Strategic advice from student consultants

Wageningen now has its own branch of student consultancy agency De Kleine Consultant.
Meeting. Photo Circe van der Heijden

Previously, Wageningen students contributed to consultancy projects in other cities such as Nijmegen. Wageningen is the ninth business location of De Kleine Consultant (DKC). ‘We provide advice for organisations that cannot afford to use the services of the large firms on the Zuidas.’

Biotechnology bachelor student Yorick van der Heiden runs the Wageningen branch. The DKC concept is a simple one, says Van der Heiden. ‘We are a non-profit student consultancy agency, where student volunteers provide advice for organisations and agencies that cannot afford the consultancy firms on the Zuidas (a rapidly developing business district in the city of Amsterdam, ed.). Consider, for example, small businesses, charities and start-ups. We offer our services at a competitive rate. As a non-profit, we do not make a profit. There are three ten-week project rounds per year. You work in project groups of four to six students. During the course of a project round, you visit the client three times. First, an introductory meeting, halfway through the round there is an intermediate presentation, and at the end, the actual advice.’


Students need not be experienced in consultancy to get started at SKC, Van der Heiden says. ‘You are offered a course at the start to ensure you go into your first project well-prepared. During the rest of your time at DKC, development is key. ‘Student consultants may take on different responsibilities each round. ‘You start off as a consultant, after which you could become a project manager, or for example, branch managing director. DKC project teams are professionally coached by large strategic consultancy agencies. This helps us maintain a high-quality standard. For the large firms, we form a valuable pool of talent.’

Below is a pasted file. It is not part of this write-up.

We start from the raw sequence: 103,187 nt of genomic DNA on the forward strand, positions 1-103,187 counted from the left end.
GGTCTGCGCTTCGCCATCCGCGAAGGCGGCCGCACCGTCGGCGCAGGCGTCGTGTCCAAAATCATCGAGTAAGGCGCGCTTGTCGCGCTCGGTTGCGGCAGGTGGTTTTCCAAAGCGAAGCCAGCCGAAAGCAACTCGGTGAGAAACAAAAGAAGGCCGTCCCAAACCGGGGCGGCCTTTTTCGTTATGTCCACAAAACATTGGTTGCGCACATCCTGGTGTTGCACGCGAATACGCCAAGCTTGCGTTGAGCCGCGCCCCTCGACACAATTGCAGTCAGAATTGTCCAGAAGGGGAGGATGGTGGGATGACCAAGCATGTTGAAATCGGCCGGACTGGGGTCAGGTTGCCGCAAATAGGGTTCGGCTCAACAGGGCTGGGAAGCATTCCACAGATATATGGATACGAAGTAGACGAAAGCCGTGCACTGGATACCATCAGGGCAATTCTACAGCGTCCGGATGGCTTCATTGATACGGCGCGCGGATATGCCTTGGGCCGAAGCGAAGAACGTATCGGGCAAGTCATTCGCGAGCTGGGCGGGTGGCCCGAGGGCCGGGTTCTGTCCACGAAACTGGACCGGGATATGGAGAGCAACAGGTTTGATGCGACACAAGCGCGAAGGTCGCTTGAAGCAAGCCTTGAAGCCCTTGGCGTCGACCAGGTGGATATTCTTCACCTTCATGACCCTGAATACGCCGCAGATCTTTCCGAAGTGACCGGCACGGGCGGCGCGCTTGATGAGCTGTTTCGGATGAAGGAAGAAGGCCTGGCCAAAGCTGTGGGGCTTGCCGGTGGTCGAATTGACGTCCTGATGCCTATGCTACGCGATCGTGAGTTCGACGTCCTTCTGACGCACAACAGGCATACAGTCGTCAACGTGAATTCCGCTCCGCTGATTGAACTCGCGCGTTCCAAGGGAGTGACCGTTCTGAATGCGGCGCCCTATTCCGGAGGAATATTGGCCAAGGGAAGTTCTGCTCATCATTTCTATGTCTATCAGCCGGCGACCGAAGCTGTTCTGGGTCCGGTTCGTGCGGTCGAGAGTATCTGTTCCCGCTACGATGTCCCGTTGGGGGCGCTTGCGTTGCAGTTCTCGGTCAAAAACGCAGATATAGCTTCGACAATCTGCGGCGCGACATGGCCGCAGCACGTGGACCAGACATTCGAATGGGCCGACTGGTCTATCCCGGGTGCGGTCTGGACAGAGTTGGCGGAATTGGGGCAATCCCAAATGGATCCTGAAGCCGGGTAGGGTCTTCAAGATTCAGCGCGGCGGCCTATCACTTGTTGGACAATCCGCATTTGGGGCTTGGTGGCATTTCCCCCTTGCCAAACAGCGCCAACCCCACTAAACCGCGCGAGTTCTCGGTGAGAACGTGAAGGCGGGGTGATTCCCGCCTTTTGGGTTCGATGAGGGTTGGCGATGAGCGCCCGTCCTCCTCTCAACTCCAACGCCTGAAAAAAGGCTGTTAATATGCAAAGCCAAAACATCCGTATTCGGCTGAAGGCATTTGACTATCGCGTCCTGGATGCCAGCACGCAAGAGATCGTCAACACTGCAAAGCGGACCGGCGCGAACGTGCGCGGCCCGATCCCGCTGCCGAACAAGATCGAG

Photo Circe van der Heijden

Package lockers

DKC Wageningen’s first assignment was for De Buren, a manufacturer of unmanned package lockers, Van der Heiden says. ‘They aim to achieve and maintain the position of  market leader. The popularity of these lockers that enable you to pick up a package at your convenience without interaction with a person skyrocketed during the covid crisis. We provided advice on product positioning and marketing strategy.’ Two new projects are set to launch in mid-September. ‘One for a tech business aiming to reduce its environmental impact, and one for a producer who wants to grow a sustainable product.’

Can a consultancy project be combined with studying? Yes and no, says Van der Heiden. ‘We expect a reasonable effort, which means some ten to fifteen hours a week for a project. If you have a light schedule, this is feasible, but some students choose to drop one subject during their work for us.’


According to Van der Heiden ‘it is great that we managed’ to officially launch DKC Wageningen. ‘A year ago, the first Wageningen students embarked on consultancy projects for DKC Nijmegen. I, too, did that in January, February and March with three others. That was successful and got the ball rolling. In April, we split away from Nijmegen and started the first project from our own branch. A week before the start of the summer holidays, we had everything made official at the notary office. The word is already getting around.’

He points out that,m so far, the students interested in joining consultancy projects are mainly students of Business and Consumer sciences. He hopes to welcome students from other domains as well. ‘DKC is about working on significant, strategic issues. Whether you study Molecular Life Sciences of Animal Sciences is not relevant.’

Team day at vineyard de Wageningse Berg. Photo De Kleine Consultant Wageningen

De Kleine Consultant Wageningen can be reached through

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